Benjamin January's life is such a mixture of exotic elements and influences that Barbara Hambly's historical mysteries about him often seem to be in danger of exploding. There's his very black skin in a society that equates lightness to class; his shaky status as a free man in 1830s slave-owning New Orleans; the music that he loves but now has to play at parties to make a living because he can't practice as a doctor in America. Graveyard Dust, the third in Hambly's fine series, adds the murky religion of voodoo to the mixture. Ben's older sister, Olympe, practices that ancient art and winds up being charged with murder by a frightened and suspicious police force. Then there's the yellow fever epidemic that has broken out, threatening not only public health but the financial future of several powerful citizens.|
What keeps the book on track across all this colorful terrain is Hambly's uncanny ability to constantly show us the connections to our own place and time. January is always recognizable as our representative of strength and morality, even if he seems at times to be carrying unbearable burdens. Few mysteries have as much humanity and history in their list of ingredients.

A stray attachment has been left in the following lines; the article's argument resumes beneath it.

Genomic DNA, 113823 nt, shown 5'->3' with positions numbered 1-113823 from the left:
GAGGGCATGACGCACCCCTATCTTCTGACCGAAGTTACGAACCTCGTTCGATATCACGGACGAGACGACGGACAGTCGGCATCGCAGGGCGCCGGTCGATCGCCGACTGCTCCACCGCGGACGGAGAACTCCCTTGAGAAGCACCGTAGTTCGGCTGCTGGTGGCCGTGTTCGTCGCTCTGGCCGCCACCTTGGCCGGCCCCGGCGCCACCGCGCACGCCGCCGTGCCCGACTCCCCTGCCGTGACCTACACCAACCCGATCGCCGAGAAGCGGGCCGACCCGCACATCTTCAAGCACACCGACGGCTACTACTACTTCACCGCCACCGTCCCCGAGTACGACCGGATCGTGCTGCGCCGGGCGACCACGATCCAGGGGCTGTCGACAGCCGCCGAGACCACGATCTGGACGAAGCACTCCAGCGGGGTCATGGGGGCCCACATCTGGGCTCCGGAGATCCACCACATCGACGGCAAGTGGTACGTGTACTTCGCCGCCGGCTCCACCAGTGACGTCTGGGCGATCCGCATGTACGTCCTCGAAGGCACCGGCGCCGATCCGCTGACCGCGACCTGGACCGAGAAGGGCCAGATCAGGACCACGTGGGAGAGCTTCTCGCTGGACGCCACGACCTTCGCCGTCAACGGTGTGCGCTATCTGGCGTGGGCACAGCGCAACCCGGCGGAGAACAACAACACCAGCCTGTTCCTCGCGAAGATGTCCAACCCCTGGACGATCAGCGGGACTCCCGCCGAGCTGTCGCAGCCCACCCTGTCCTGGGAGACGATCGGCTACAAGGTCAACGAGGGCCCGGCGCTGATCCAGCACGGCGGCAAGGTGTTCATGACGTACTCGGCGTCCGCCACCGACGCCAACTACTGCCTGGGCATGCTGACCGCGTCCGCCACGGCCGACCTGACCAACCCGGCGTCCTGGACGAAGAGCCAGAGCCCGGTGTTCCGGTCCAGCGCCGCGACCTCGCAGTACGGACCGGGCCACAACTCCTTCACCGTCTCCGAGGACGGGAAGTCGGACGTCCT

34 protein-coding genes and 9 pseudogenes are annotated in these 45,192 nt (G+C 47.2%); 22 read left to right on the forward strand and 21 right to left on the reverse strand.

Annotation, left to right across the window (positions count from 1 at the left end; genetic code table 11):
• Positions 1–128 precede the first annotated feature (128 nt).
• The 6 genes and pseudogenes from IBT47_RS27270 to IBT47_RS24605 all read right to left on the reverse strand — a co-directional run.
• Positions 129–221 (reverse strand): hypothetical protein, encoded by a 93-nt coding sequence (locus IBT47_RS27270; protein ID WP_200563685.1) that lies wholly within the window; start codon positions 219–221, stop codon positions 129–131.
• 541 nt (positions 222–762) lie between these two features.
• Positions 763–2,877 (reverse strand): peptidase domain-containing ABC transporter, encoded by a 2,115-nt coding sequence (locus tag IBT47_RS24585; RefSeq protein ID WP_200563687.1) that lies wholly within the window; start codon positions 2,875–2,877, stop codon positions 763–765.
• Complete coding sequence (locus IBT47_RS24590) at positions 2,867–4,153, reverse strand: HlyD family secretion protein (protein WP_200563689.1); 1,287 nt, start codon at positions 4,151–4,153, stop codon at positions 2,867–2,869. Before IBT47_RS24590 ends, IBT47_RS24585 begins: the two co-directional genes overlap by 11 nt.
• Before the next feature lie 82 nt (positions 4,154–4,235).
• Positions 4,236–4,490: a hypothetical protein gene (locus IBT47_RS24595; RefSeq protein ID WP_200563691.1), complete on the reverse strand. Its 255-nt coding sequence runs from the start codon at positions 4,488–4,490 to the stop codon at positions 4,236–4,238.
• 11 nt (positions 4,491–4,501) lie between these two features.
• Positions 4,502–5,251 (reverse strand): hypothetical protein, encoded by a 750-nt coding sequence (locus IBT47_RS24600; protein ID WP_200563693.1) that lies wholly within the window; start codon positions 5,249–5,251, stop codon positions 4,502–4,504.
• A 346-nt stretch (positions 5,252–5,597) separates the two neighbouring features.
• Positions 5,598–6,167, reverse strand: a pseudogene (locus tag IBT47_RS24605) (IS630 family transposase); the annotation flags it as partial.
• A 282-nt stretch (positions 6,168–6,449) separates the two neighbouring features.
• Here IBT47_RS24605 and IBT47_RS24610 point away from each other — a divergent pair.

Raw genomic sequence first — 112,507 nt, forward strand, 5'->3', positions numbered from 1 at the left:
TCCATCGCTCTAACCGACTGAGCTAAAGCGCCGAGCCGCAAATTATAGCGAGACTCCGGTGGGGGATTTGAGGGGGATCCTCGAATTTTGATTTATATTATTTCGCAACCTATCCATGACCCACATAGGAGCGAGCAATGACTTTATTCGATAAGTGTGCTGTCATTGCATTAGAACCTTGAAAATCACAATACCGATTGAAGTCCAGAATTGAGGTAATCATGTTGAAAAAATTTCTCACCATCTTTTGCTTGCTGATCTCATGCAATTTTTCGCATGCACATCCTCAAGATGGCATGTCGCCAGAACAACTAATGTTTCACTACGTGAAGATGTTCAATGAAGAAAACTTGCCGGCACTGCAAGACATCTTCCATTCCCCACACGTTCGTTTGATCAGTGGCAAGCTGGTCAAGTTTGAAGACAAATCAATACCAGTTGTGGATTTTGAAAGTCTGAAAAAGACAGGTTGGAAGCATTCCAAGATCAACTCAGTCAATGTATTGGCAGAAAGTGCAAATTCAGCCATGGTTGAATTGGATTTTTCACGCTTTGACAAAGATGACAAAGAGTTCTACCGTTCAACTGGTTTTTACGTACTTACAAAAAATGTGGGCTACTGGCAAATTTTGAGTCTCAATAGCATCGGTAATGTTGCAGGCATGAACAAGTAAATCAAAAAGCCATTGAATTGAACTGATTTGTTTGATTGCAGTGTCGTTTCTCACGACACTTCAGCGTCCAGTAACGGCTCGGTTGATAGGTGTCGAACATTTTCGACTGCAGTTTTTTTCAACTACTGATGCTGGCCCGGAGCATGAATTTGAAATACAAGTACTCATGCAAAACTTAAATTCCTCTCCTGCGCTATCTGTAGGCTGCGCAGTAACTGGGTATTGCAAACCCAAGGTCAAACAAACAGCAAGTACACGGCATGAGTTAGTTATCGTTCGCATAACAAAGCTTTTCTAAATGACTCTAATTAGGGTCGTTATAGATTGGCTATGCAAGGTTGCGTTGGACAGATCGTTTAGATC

Source: Dick Adler, Amazon.com.
Bestselling author Barbara Hambly's A Free Man of Color and Fever Season established Benjamin January as one of mystery's most exciting heroes. Now he returns in a powerful new novel, a sensual mosaic of old New Orleans, where cultures clash and murder can hover around every darkened corner....
It is St. John's Eve in the summer of 1834 when Benjamin January--Creole physician and music teacher--is shattered by the news that his sister has been arrested for murder. The Guards have only a shadow of a case against her. But Olympe--mystical and rebellious--is a woman of color, whose chance for justice is slim.
As Benjamin probes the allegation, he is targeted by a new threat: graveyard dust sprinkled at his door, whispering of a voodoo death curse. Now, to save Olympe's life--and his own--Benjamin knows he must glean information wherever he can find it. For in the heavy darkness of New Orleans, the truth is what you make it, and justice can disappear with the night's warm breeze as easy as graveyard dust....